“Are you saying, do not write on Business Week, Entrepreneur, etc? Or are you saying, don’t pay someone to do it for you?”
That’s a great question. Google is aware that there are people writing for those publications who are not doing it for having a place to make money by placing and selling links. Google is also aware that there are people who are doing it purely to make money. The obvious question you need to ask there is how the heck would Google know if an article that was written or any articles that are written that do have embedded links, even if there are anchor text in those links, how will Google know if somebody took money from them if the transaction took place privately?
The mistake a lot of these people make is they get greedy or they pick up five or ten clients and the client says, how much would you charge me for eight articles and they charge them whatever they charge them. Usually a couple hundred bucks a link. I’ve seen it as much as $500. So they make $3,000 or $4,000 for those eight articles. Then they get another client and do it again and another client. Before you know it, a pattern starts to emerge. For several reasons, one of which is so obvious, I don’t know how they miss it. If a company is willing to pay to have links embedded in articles at Forbes, and Inc, and SEO, and what have you. What are the odds that the company is also engaged in some other link related activity that might not be completely legit? The other thing is, if you have a profile you have to be careful. If you have 10 different profiles that you write on ten different publications, you better be very careful about who you choose to embed links to. If you startt embedding links to the same client on eight different domains that you’ve been writing on for awhile, Google will spot that. I’ve been told by the people of Google that they know it, they realize it, that the people on those domains are making money off manipulated links. I’ve also been told that they’re never going to announce an update or algorithm change. They’ll slowly but quietly devalue those links, give no credit at all to either side. The person writing the article, the person that decided to monetize the article because that was not at all what Forbes or any of those sites had in mind. Most of those sites, what they had in mind was, let’s see if we can build a community by allowing people to write content for our site. After all, we’re very famous. People will want to write for us. And it worked. It gives them fresh content, which is great for them. Unfortunately, sometimes people’s worst nature comes out and what do they try to do? They take what could have been something tremendous for themselves, building a great reputation and producing great content, then they try to monetize it in a sneaky way, hoping Google won’t catch them.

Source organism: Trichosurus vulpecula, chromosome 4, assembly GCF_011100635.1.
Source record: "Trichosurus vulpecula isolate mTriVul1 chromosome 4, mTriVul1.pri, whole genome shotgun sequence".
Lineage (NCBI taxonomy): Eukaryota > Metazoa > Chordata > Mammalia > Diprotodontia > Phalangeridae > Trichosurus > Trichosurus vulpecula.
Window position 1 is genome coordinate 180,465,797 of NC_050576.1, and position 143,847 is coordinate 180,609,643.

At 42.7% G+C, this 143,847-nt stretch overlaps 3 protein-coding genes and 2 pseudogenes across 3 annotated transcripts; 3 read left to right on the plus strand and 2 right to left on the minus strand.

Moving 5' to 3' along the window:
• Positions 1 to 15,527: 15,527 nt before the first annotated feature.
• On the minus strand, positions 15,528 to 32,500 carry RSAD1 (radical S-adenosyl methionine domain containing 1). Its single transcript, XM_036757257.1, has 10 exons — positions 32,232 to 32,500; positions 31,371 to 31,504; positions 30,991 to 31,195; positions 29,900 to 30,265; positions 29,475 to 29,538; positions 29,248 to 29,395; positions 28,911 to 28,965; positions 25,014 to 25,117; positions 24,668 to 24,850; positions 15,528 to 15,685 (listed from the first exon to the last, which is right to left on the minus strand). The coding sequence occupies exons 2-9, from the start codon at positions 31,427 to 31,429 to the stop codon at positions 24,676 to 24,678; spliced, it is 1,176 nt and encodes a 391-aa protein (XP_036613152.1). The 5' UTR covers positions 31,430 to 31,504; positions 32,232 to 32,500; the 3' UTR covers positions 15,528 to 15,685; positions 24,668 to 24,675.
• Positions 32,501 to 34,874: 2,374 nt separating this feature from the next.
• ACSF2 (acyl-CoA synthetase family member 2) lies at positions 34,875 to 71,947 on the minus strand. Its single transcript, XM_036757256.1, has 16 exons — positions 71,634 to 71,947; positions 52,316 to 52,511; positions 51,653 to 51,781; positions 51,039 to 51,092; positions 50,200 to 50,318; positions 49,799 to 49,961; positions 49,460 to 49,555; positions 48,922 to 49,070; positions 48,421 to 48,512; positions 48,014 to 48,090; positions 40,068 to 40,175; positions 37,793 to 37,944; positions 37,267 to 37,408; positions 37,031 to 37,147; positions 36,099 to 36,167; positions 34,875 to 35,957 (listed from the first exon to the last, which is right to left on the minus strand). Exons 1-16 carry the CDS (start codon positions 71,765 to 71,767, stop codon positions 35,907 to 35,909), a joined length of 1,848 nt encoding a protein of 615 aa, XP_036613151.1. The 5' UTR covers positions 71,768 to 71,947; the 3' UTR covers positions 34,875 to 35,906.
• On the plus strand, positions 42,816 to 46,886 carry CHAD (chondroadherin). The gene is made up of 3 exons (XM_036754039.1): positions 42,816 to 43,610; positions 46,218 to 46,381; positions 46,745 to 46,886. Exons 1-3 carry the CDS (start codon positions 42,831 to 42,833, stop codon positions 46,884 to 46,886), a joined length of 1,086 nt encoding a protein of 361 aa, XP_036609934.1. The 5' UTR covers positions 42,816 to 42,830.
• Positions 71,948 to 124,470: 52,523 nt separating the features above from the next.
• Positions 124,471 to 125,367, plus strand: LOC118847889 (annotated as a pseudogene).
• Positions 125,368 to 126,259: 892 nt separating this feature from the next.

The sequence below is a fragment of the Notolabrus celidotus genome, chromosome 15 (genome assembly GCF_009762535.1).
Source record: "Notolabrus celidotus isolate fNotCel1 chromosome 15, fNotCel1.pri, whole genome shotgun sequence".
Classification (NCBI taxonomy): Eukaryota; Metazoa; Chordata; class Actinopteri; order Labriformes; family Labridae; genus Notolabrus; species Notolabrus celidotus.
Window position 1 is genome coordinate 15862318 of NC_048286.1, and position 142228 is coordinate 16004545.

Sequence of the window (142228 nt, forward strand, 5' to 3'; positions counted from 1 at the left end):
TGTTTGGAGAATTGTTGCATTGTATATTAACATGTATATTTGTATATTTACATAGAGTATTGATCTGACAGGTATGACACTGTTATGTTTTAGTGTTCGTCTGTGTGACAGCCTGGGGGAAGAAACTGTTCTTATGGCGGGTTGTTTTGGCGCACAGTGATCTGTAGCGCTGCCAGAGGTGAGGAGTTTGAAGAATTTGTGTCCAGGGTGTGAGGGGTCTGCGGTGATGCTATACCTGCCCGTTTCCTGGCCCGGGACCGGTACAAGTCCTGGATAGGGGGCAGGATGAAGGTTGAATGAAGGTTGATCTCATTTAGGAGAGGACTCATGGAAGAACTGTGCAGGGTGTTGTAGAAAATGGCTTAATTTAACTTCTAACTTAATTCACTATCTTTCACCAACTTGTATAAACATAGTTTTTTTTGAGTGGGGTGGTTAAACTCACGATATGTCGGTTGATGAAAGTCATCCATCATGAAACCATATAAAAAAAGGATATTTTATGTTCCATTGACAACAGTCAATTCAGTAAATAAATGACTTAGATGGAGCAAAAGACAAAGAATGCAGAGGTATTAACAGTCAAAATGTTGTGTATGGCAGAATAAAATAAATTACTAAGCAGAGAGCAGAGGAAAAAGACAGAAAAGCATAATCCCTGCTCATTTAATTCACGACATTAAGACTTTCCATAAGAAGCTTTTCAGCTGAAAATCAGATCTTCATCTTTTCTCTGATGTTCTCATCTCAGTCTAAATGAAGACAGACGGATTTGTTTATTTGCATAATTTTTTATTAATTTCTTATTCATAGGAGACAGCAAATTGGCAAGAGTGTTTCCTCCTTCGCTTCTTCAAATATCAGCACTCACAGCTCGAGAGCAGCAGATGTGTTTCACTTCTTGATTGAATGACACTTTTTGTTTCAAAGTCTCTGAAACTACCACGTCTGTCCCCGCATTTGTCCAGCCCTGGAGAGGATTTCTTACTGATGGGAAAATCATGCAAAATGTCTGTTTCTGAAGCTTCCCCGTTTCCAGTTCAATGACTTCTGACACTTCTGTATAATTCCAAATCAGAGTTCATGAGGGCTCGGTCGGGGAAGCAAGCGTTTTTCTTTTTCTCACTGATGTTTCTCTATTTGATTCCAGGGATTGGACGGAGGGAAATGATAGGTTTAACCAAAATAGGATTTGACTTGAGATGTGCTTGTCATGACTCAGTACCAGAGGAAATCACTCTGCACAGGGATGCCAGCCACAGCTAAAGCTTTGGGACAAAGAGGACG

Has Google call of them? No. Will they? Probably not. For me, it’s not worth the risk. You can achieve what you need to achieve without having to cheat. Matt LaClear and I have had this conversation many times. If people would spend as much time as they do cheating or trying to find ways around the rules, if they’d take that same time and put it into developing something useful and executing a solid outreach campaign, they’d achieve the goals they want to.
The other beautiful thing about this is Google gets better and better at removing strategies that work. Google’s algorithm crawling various linking techniques. Ok, those articles, let’s get rid of that, that’s not worth anything anymore. This guy is doing random directory submissions, no credit for you. No soup for you. You come back, two years.
This guy, it looks like it’s a private blog network, no credit for that. This guy, what is he doing? He’s on 75 edu sites in the student discount page and he sells plumbing supplies. No. No credit for you.
If you’re noticing a trend here, what you’re realizing is Google is slowly but surely removing the link profiles that no longer should be getting credit. So, your goal, especially if you stay legit and conduct the right kind of outreach, is you’re going to be the last man standing. As Google gets better at what it does, you’re going to be the one that has the pristine link profile and what’s Google going to do? those sites that were ranking above you, as Google discovers and pulls them out, your site is slowly but surely going to rise. Some people don’t have the patience for that and some people don’t believe me when I tell them. don’t believe me. My entire 22-year career has been a fraud, I’ve never helped a soul.